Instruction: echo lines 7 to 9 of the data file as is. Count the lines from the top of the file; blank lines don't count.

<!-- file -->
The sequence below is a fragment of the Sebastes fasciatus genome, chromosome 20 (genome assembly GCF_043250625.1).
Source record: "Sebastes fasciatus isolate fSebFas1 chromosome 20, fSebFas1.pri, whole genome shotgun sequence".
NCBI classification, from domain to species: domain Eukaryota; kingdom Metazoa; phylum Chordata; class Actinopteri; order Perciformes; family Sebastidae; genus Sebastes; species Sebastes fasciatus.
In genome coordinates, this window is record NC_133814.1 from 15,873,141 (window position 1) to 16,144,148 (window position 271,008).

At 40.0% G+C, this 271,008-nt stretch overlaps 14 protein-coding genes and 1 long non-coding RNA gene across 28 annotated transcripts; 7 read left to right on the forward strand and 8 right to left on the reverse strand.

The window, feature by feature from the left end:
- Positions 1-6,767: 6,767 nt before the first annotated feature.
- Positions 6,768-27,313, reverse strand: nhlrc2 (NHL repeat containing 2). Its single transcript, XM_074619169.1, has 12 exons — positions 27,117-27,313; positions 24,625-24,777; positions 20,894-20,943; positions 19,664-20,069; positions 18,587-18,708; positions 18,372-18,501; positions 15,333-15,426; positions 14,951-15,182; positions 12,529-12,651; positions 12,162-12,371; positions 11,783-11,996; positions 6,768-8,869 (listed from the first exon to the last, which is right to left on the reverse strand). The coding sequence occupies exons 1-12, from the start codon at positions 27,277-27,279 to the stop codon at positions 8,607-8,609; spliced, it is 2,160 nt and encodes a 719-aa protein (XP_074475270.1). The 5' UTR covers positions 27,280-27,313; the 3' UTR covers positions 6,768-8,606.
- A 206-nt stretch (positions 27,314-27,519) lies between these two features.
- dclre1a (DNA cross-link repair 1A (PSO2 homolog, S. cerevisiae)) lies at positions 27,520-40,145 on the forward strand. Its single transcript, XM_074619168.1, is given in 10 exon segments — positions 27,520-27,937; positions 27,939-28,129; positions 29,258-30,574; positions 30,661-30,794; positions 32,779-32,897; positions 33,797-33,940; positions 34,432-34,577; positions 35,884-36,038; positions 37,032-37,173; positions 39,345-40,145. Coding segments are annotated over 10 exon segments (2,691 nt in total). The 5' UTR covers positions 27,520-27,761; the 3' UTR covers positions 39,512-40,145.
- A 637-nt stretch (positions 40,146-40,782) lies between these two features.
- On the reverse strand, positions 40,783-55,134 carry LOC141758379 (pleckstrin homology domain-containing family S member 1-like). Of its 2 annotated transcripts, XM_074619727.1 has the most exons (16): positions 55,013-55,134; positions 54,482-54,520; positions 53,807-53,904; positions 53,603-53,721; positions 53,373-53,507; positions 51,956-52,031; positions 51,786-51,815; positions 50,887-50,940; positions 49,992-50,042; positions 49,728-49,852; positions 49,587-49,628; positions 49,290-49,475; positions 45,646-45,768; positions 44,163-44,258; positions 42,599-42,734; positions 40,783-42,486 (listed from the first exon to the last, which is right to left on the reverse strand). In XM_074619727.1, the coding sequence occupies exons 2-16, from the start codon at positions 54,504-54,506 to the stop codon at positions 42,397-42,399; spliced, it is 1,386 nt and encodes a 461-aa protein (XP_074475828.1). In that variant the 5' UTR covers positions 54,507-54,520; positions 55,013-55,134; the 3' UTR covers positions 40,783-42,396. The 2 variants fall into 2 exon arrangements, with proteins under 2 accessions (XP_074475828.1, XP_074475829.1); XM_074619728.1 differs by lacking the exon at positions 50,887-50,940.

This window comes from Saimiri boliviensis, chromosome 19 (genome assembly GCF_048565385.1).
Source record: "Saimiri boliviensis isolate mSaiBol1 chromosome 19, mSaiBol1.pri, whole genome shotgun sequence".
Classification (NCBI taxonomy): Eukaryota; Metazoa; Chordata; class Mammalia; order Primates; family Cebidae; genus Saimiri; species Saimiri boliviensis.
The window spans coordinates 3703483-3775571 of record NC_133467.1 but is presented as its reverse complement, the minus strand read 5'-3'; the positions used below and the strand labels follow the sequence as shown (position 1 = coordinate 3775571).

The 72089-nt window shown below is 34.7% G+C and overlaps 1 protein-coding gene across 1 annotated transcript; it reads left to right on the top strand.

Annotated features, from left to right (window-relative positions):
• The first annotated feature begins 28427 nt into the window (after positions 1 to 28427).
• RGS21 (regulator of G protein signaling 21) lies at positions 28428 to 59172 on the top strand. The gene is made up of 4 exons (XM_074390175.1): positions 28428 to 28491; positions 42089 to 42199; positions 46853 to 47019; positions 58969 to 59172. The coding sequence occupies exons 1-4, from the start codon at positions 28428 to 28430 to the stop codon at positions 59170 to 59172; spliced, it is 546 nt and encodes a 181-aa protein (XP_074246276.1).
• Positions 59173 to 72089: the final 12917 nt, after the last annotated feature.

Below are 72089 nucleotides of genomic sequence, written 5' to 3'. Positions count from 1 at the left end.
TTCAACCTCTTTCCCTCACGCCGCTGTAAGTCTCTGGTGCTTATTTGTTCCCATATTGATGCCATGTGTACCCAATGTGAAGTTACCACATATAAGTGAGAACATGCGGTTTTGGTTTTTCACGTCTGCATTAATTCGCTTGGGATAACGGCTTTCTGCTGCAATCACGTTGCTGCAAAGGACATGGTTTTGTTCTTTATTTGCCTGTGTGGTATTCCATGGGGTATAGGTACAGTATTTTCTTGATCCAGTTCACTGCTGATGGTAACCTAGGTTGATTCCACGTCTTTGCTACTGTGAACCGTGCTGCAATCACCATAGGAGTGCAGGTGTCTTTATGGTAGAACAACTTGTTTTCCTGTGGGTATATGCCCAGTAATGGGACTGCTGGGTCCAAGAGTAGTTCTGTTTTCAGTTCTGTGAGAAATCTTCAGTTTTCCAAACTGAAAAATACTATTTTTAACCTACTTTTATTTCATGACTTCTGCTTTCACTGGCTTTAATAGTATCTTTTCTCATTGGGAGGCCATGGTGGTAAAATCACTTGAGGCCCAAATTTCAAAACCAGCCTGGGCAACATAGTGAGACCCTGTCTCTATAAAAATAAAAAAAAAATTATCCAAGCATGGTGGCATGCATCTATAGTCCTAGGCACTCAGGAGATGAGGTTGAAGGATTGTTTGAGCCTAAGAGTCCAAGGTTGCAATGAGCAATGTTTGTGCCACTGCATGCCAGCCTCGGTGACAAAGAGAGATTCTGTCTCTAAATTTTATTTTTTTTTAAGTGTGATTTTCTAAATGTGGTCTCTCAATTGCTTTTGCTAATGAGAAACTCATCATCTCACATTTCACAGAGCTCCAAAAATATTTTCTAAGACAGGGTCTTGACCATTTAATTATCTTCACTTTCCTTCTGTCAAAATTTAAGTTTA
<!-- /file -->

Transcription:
- Positions 1-6,767: 6,767 nt before the first annotated feature.
- Positions 6,768-27,313, reverse strand: nhlrc2 (NHL repeat containing 2). Its single transcript, XM_074619169.1, has 12 exons — positions 27,117-27,313; positions 24,625-24,777; positions 20,894-20,943; positions 19,664-20,069; positions 18,587-18,708; positions 18,372-18,501; positions 15,333-15,426; positions 14,951-15,182; positions 12,529-12,651; positions 12,162-12,371; positions 11,783-11,996; positions 6,768-8,869 (listed from the first exon to the last, which is right to left on the reverse strand). The coding sequence occupies exons 1-12, from the start codon at positions 27,277-27,279 to the stop codon at positions 8,607-8,609; spliced, it is 2,160 nt and encodes a 719-aa protein (XP_074475270.1). The 5' UTR covers positions 27,280-27,313; the 3' UTR covers positions 6,768-8,606.
- A 206-nt stretch (positions 27,314-27,519) lies between these two features.